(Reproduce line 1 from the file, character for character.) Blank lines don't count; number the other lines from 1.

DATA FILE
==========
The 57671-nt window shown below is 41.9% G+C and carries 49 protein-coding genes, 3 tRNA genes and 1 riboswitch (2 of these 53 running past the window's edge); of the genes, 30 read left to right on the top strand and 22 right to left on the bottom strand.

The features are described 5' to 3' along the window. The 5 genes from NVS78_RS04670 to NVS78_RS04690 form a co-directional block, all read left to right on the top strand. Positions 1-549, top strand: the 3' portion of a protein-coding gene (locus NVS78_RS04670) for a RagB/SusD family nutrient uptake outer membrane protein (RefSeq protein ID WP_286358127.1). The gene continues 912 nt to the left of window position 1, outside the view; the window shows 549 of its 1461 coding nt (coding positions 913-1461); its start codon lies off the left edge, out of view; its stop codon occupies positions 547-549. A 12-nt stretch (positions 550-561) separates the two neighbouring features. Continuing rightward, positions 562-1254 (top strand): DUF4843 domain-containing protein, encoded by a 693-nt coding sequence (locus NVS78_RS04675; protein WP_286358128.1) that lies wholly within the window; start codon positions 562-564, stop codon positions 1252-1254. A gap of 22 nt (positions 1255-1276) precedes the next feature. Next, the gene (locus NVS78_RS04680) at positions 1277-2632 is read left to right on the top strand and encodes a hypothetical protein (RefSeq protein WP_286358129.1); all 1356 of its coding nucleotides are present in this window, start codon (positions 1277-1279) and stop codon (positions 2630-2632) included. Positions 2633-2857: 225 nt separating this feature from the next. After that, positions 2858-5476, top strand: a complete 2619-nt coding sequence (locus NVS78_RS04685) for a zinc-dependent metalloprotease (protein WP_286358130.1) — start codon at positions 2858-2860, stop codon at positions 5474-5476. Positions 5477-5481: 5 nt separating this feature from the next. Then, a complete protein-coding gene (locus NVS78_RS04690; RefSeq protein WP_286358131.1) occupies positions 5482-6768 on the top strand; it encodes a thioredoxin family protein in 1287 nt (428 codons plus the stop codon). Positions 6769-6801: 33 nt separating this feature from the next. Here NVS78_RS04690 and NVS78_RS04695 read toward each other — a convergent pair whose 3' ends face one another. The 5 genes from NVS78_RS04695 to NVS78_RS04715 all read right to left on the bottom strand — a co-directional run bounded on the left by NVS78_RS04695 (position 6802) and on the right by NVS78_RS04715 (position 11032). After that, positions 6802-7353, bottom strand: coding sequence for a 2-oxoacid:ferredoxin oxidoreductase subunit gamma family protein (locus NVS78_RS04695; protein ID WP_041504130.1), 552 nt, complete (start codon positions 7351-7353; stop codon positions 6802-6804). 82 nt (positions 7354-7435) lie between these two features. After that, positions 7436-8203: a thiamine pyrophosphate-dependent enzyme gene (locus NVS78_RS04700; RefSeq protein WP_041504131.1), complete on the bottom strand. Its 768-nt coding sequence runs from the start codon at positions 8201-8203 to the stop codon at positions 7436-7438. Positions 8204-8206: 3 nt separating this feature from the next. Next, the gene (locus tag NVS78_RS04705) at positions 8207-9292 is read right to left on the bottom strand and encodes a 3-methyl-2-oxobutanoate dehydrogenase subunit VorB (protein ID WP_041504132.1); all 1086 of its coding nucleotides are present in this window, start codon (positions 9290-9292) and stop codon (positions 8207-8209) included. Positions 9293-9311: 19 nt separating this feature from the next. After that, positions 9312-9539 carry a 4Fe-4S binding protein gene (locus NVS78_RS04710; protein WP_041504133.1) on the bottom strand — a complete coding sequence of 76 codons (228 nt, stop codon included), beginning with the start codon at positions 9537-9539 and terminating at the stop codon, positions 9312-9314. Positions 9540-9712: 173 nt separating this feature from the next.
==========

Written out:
The 57671-nt window shown below is 41.9% G+C and carries 49 protein-coding genes, 3 tRNA genes and 1 riboswitch (2 of these 53 running past the window's edge); of the genes, 30 read left to right on the top strand and 22 right to left on the bottom strand.